Ad Nauseam: Advertising and Philosophy

Comedian Bill Hicks once begged advertisers to “kill yourself, kill yourself, kill yourself now.” To Hicks advertisers are Satan’s little helpers. Maybe he’s right. Advertising convinces people to do things that are bad for them, spend money they don’t have, and buy products that fail to satisfy. From his standpoint, advertising lies. I often agree with him.

But I’m also sceptical of any opinion presented so absolutely. Studying philosophy has taught me that all dogma is dangerous, and always questionable. So, to avoid being dogmatic, let’s question the idea that advertising is evil. What if advertising was an honest profession? How might one argue that?

In philosophy, I’ve been learning about idealism. It’s the notion that only the mind exists and that there is no external reality. This idea – despite the commonly held belief that external reality is real – has a lot going for it. It’s alternatives are dualism, that there is a soul and a reality that interact, and materialism; that there is only a physical reality. These two ideas are undermined by the arguments of many philosophers.

Rene Descartes famously said, “I think therefore I am.” What he meant was that he could not prove anything existed separately from his mind. We experience reality only through our perceptions, and perceptions alone don’t prove much. What’s to say, Descartes argued, that what I perceive as reality isn’t just a dream?

This kind of thinking can lead to nihilism, the belief that beyond appearances there is no truth. If you accept nihilism, you might also begin to value art over theory or truth. Art never assumes itself to be true. By being an illusion first and foremost, it avoids the tricky situation theory gets itself into in a world where objective truth is constantly being undermined. Is advertising a kind of art, then, that undermines popular truths about products, and instead creates its own persuasive fictions about them?

It is often said that advertising is more an art than a science. And though the modern world tends to value science and objective truth over the dalliances of artists, advertising has embraced creativity and made a lot of money out of it. It has bought into – knowingly or not – the idea that truth is a matter of perception rather than reality. And perception is alterable. Reality is what you make it.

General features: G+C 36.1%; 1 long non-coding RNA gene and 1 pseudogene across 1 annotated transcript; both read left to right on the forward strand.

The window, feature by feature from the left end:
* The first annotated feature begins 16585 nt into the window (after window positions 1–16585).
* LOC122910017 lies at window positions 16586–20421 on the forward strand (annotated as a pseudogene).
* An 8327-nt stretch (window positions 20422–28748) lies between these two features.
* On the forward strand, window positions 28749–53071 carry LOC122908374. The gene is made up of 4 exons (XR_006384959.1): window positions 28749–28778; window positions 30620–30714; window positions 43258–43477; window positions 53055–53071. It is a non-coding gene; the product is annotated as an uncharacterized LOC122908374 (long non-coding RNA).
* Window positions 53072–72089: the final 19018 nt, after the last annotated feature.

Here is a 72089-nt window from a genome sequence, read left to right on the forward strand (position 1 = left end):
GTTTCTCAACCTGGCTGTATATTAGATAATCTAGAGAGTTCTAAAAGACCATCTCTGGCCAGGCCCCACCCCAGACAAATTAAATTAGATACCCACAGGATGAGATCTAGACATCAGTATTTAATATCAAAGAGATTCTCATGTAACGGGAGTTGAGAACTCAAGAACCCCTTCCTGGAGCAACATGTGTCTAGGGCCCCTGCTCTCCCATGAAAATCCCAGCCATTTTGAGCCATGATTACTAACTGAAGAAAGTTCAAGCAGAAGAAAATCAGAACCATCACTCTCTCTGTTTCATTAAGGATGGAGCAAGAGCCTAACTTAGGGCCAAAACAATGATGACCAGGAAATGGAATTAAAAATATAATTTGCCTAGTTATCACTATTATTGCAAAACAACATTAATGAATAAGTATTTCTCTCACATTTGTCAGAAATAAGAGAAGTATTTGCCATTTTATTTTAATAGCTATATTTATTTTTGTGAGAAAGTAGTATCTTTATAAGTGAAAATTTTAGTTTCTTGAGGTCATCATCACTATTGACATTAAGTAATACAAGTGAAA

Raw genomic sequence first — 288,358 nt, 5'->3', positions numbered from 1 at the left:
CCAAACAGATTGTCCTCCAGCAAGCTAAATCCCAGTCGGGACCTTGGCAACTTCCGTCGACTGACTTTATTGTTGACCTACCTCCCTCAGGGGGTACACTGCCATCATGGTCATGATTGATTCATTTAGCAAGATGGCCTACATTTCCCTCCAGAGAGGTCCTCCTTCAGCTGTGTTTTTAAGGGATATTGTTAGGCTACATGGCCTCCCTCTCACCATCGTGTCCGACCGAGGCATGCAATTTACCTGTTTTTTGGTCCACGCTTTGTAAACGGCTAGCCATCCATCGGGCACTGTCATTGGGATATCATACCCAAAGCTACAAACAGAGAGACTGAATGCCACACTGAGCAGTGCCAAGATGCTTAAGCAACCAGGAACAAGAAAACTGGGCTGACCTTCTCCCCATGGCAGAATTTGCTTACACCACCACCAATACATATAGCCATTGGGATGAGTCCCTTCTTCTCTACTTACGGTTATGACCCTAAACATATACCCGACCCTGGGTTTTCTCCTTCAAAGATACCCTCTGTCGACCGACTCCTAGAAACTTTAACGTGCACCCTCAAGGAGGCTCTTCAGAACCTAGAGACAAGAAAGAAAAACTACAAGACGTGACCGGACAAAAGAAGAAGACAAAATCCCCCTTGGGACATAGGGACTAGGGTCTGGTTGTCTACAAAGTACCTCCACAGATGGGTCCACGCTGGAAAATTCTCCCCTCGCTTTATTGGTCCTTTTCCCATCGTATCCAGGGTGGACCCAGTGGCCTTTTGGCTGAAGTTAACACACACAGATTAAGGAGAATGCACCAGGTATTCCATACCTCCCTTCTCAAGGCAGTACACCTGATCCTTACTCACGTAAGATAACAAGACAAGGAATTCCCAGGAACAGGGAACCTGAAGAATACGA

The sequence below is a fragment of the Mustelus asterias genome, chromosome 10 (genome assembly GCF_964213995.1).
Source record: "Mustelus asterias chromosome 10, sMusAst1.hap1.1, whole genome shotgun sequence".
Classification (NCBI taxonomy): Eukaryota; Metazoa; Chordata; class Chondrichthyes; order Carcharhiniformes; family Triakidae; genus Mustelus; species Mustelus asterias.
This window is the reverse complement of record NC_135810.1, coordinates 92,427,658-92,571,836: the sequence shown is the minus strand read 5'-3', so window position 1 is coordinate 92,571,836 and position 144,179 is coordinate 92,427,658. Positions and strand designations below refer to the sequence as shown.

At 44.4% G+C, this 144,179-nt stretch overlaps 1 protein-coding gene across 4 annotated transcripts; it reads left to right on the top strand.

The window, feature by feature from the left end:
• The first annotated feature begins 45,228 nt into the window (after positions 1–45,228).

When an advertiser approaches a product, they must look at it with fresh eyes. They do not judge it according to prevailing social views, or their own personal ones. They nihilistically erase all the currently held beliefs about a product so that they may create new ones persuasive enough to change the product without physically changing it.

The very fact that advertisers can alter our perceptions on things without changing the thing itself supports the idealistic notion of perception as reality. By going about their day-to-day business, advertising is constantly undermining the power of reason and objective truth. An advertiser might agree with Shakespeare when he wrote that, “there is nothing good or bad, but thinking makes it so”.

Take Frederick the Great, once King of Prussia, who wanted to make the potato a mainstay in the Prussian diet. People at that time thought the potato was ugly and bland, but Frederick understood this as a matter of perception, not some unchangeable potato truth. Frederick decided to make the potato a royal vegetable. It was planted in the royal garden, and the guards were given only one order: do not guard it very well. What had previously appeared a boring vegetable became an object of desire. Frederick had waved his magic wand and made an illusion appear real.


Perhaps all advertisers are, like Federick, nihilistic magicians waving their wands and making stone appear diamond. McDonalds may appear an evil multi-national corporation, but with a flick of the wand, it's a place of love and community. There as an honesty, then, embedded in the business of advertising: an honesty about the nature of truth and the power of perception. We might compare it to politics, which is also a show of appearances but rarely admits it. Politicians are constantly claiming to be honest politicians, even when their tricks are obvious.

One problem with this theory is that advertising has become very real and many consumers are not in on the joke. They buy products not just because they enjoy the illusion, but because they think the illusion is real. But many citizens, highly educated and overexposed to advertising, are increasingly aware of the tricks advertising plays.

That's where post-modern advertising comes in. This is where advertising not only puts on a show, but also reveals the show to be fake. Postmodern advertising embraces the notion that although, “there are signs that … (people) bow to the gods of advertising, there are equally indications that people find the gods ridiculous”. It pokes fun of itself in an ironic way, and by doing this tried to sell exactly the thing it is making fun of itself for selling. Double irony.

I will leave you with my favourite example of post-modern

advertising. It is, perhaps, as honest as advertising can get. By admitting that what it’s selling is an illusion, and making that illusion transparent to the viewer, it is fully exposing all it’s tricks and hoping we will buy the product anyway. And if we look a little deeper, it is urging us to wonder, as Edgar Allen Poe once did, whether life is but a dream within a dream. It’s the Diamond Shreddie, and I bet you never knew a breakfast cereal could provoke such deep musings on the meaning of life. Enjoy.

Beth Gibson


Catalyst has been the student publication of RMIT University since 1944. We may be older than your parents but we’re still going strong!

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